“Sudden Fear” (Cohen, 1952, b/w, audio commentary, trailer, eight-page booklet). A wealthy playwright (Joan Crawford) marries an actor (Jack Palance) after a whirlwind courtship, then discovers he’s planning to kill her with help from an old girlfriend (Gloria Grahame). But he doesn’t count on the writer’s ability to use her skills to change the story — what if Palance is killed and Grahame is implicated? This is the blu-ray debut for this neatly structured woman-in-peril film noir.
“FitzPatrick Traveltalks Shorts, Volume 3” (Warner Archive, 1940-54, three discs, 64 short films, two “specials”). James A. FitzPatrick takes his Technicolor cameras to New Zealand, Morocco, Vera Cruz, London and many other far-flung locations in these nine-minute Technicolor shorts. Included are two “People on Parade” efforts and a 20-minute special about Manhattan. (A non-FitzPatrick special is about the making of “Quo Vadis” in Rome.) This has been announced as the final FitzPatrick collection. (Manufacture-on-demand DVD-R available at warnerarchive.com.)
“Mad Max High-Octane Collection” (Warner, 1979-2015; R for violence, language, nudity/PG-13; eight discs, four movies, black-and-white version of “Fury Road” with introduction, deleted scenes, audio commentaries, documentary, featurettes, trailers). All four “Mad Max” movies are here, with Mel Gibson in the first three and Tom Hardy taking over for last year’s “Fury Road.” Filmmaker George Miller also introduces a “black and chrome” version of “Fury Road,” and a new documentary reunites Gibson, Miller and screenwriter Terry Hayes. (Available on DVD or a Blu-ray set that includes a 4K Ultra-HD version of “Fury Road.”)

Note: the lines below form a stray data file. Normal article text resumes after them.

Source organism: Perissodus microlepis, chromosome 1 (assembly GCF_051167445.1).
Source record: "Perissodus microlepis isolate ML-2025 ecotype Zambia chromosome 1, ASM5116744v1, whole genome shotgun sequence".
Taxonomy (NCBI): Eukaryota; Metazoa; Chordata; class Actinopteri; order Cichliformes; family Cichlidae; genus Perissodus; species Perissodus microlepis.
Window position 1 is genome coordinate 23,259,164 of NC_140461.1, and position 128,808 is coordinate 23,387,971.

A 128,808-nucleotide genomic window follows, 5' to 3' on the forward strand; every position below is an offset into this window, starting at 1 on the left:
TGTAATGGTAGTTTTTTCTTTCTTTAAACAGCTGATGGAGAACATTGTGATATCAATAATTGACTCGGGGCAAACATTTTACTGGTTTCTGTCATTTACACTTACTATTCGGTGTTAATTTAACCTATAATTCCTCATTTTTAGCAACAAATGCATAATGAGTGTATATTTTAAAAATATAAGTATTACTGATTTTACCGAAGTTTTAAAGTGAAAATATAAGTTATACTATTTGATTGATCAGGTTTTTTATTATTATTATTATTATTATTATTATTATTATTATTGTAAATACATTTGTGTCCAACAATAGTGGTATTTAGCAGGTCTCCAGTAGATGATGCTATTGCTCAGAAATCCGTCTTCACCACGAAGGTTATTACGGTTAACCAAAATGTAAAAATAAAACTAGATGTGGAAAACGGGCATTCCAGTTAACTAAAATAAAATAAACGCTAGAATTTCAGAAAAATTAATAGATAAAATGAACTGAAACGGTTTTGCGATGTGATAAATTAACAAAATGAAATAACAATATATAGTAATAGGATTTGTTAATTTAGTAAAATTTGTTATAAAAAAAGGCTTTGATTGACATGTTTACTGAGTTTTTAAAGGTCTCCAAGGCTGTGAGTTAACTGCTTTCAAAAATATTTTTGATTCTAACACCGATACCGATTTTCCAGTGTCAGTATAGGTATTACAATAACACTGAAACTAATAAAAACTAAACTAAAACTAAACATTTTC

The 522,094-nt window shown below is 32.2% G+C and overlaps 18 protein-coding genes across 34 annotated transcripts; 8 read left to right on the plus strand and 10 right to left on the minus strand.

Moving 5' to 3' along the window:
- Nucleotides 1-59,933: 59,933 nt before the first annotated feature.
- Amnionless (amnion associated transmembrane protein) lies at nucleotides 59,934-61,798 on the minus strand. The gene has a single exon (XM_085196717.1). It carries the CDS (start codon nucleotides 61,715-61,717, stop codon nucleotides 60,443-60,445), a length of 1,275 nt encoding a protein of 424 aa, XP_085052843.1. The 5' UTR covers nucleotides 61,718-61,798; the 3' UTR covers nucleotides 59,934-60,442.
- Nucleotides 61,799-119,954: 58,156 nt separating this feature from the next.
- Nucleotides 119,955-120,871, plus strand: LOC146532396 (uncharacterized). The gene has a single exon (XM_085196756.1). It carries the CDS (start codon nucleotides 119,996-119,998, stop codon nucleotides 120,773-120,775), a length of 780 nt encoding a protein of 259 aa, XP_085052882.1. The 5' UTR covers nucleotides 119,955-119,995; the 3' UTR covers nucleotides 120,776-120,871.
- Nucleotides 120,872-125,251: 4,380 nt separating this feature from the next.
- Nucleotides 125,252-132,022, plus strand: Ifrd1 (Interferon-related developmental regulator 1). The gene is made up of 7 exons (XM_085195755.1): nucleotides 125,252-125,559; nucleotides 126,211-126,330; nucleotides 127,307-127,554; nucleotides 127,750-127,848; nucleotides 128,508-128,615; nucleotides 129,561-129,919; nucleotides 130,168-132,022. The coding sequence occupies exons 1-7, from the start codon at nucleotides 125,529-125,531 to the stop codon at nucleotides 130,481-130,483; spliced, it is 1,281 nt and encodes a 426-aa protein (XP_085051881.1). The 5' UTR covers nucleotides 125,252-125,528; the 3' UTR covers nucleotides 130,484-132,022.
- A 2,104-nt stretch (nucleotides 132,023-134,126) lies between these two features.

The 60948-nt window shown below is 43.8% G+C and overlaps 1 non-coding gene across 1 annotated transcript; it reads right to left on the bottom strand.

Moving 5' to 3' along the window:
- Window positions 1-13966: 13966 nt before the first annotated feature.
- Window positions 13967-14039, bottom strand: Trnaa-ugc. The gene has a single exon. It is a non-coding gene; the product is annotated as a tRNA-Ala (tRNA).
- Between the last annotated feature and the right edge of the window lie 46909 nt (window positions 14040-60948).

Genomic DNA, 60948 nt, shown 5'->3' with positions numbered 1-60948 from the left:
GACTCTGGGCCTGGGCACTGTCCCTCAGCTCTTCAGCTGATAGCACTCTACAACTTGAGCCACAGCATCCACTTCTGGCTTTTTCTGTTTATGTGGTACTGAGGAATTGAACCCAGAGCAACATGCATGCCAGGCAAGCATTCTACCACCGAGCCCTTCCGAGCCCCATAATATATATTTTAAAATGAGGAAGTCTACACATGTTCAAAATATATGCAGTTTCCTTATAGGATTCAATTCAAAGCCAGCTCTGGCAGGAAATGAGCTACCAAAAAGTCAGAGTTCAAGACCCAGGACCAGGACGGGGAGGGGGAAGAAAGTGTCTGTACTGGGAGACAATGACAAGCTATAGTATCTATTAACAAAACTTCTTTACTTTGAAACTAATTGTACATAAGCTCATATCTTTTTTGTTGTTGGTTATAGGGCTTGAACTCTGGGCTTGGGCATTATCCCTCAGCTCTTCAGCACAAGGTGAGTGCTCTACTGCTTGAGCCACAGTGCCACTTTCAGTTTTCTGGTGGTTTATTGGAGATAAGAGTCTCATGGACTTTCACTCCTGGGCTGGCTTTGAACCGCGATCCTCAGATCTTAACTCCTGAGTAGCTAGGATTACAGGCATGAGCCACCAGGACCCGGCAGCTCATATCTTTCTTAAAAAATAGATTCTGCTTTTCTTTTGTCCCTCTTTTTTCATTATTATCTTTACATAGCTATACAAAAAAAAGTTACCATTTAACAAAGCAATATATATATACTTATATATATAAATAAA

“Phantasm: Remastered” (Well Go, 1979; R for violence, sex, nudity, language; deleted scenes, audio commentary, featurettes). This is Don Coscarelli’s cult-favorite horror fantasy about two young brothers discovering that the local mortuary hides killer dwarfs, a scary mortician and a flying killer drill-ball. It makes no sense but, between moments of gore, there is some arresting imagery.
“Creepshow 2” (Arrow, 1987; R for violence, sex, nudity, language, drugs; audio commentary, featurettes, trailers/TV spots, booklet). This Blu-ray upgrade is a sequel with three short horror stories by Stephen King: “Old Chief Wood’n-head,” “The Raft” and “The Hitchhiker.” It is scripted by George Romero, with animated interludes. The cast includes George Kennedy, Lois Chiles, a cameo by King and, in her final film, Dorothy Lamour.
“The Driller Killer” (Arrow, 1979; R for violence, sex, nudity, language; audio commentary, documentary, featurettes, booklet). This is the Blu-ray debut for Abel Ferrara’s first legitimate film, a very dark, graphically violent horror satire that owes something to “Taxi Driver” as a psychotic New York artist (Ferrara) kills vagrants in reaction to the debauchery around him and to inspire his art.